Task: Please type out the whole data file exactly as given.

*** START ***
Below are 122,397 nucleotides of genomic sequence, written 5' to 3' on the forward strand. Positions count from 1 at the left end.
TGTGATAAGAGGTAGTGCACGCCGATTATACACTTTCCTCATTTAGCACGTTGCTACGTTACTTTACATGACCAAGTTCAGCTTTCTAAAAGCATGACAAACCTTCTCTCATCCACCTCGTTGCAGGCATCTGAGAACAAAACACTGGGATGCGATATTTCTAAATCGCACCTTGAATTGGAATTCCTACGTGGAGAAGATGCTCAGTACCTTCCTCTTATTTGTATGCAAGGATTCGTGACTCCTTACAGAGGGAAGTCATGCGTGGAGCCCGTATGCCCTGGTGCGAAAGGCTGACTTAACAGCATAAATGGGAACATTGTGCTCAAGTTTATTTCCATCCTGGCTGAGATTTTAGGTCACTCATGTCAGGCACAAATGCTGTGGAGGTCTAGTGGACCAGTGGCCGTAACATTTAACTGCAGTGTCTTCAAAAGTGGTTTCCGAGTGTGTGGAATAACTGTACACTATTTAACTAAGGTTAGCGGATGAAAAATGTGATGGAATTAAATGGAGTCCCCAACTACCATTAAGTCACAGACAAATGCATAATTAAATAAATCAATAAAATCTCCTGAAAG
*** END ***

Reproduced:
Below are 122,397 nucleotides of genomic sequence, written 5' to 3' on the forward strand. Positions count from 1 at the left end.
TGTGATAAGAGGTAGTGCACGCCGATTATACACTTTCCTCATTTAGCACGTTGCTACGTTACTTTACATGACCAAGTTCAGCTTTCTAAAAGCATGACAAACCTTCTCTCATCCACCTCGTTGCAGGCATCTGAGAACAAAACACTGGGATGCGATATTTCTAAATCGCACCTTGAATTGGAATTCCTACGTGGAGAAGATGCTCAGTACCTTCCTCTTATTTGTATGCAAGGATTCGTGACTCCTTACAGAGGGAAGTCATGCGTGGAGCCCGTATGCCCTGGTGCGAAAGGCTGACTTAACAGCATAAATGGGAACATTGTGCTCAAGTTTATTTCCATCCTGGCTGAGATTTTAGGTCACTCATGTCAGGCACAAATGCTGTGGAGGTCTAGTGGACCAGTGGCCGTAACATTTAACTGCAGTGTCTTCAAAAGTGGTTTCCGAGTGTGTGGAATAACTGTACACTATTTAACTAAGGTTAGCGGATGAAAAATGTGATGGAATTAAATGGAGTCCCCAACTACCATTAAGTCACAGACAAATGCATAATTAAATAAATCAATAAAATCTCCTGAAAG